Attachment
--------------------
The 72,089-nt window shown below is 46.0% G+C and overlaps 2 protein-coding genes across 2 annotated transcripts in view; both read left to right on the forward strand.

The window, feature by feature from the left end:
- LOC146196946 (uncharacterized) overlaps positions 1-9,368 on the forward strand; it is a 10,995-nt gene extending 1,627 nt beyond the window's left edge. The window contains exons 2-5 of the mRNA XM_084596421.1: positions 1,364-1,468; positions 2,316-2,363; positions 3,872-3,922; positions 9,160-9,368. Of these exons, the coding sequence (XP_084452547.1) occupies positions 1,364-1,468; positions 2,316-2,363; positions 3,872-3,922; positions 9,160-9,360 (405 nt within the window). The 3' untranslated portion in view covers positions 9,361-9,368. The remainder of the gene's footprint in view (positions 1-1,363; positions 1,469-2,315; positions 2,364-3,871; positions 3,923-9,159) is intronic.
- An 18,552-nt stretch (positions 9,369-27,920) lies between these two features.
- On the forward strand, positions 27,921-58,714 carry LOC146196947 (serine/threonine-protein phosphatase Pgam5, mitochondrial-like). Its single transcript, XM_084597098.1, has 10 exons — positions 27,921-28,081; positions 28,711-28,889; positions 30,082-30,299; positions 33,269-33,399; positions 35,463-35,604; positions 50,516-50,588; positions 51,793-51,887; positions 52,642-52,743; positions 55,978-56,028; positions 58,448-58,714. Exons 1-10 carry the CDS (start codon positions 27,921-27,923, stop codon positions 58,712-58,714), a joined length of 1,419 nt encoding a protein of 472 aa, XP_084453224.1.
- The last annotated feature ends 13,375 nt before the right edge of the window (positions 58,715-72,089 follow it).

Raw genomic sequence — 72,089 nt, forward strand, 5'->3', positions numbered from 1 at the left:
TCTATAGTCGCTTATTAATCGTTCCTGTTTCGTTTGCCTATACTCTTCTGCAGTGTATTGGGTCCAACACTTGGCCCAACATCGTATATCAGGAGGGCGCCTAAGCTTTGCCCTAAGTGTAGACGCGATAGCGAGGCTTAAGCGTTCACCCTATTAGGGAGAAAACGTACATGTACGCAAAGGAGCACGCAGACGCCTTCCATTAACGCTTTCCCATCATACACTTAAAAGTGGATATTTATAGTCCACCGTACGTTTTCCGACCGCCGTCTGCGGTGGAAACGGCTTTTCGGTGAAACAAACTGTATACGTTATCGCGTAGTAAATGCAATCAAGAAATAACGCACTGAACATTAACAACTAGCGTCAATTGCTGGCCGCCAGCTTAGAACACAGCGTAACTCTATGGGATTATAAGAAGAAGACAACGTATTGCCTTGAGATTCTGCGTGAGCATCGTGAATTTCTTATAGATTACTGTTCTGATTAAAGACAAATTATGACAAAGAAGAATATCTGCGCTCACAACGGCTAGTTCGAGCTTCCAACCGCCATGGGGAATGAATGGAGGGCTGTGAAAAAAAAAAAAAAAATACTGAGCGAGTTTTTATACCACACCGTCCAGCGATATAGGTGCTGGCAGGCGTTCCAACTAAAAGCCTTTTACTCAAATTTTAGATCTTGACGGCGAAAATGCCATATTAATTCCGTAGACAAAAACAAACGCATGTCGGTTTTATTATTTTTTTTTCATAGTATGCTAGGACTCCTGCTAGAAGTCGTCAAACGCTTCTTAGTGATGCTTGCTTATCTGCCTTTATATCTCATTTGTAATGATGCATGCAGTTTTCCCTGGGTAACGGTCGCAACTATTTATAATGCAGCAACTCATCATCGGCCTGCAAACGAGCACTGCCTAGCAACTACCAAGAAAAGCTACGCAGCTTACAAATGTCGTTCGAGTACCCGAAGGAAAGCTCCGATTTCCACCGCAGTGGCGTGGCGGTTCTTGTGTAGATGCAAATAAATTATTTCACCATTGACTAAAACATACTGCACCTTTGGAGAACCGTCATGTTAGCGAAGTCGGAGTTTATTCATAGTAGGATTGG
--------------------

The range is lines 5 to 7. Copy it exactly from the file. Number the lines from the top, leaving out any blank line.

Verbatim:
- On the forward strand, positions 27,921-58,714 carry LOC146196947 (serine/threonine-protein phosphatase Pgam5, mitochondrial-like). Its single transcript, XM_084597098.1, has 10 exons — positions 27,921-28,081; positions 28,711-28,889; positions 30,082-30,299; positions 33,269-33,399; positions 35,463-35,604; positions 50,516-50,588; positions 51,793-51,887; positions 52,642-52,743; positions 55,978-56,028; positions 58,448-58,714. Exons 1-10 carry the CDS (start codon positions 27,921-27,923, stop codon positions 58,712-58,714), a joined length of 1,419 nt encoding a protein of 472 aa, XP_084453224.1.
- The last annotated feature ends 13,375 nt before the right edge of the window (positions 58,715-72,089 follow it).

Raw genomic sequence — 72,089 nt, forward strand, 5'->3', positions numbered from 1 at the left: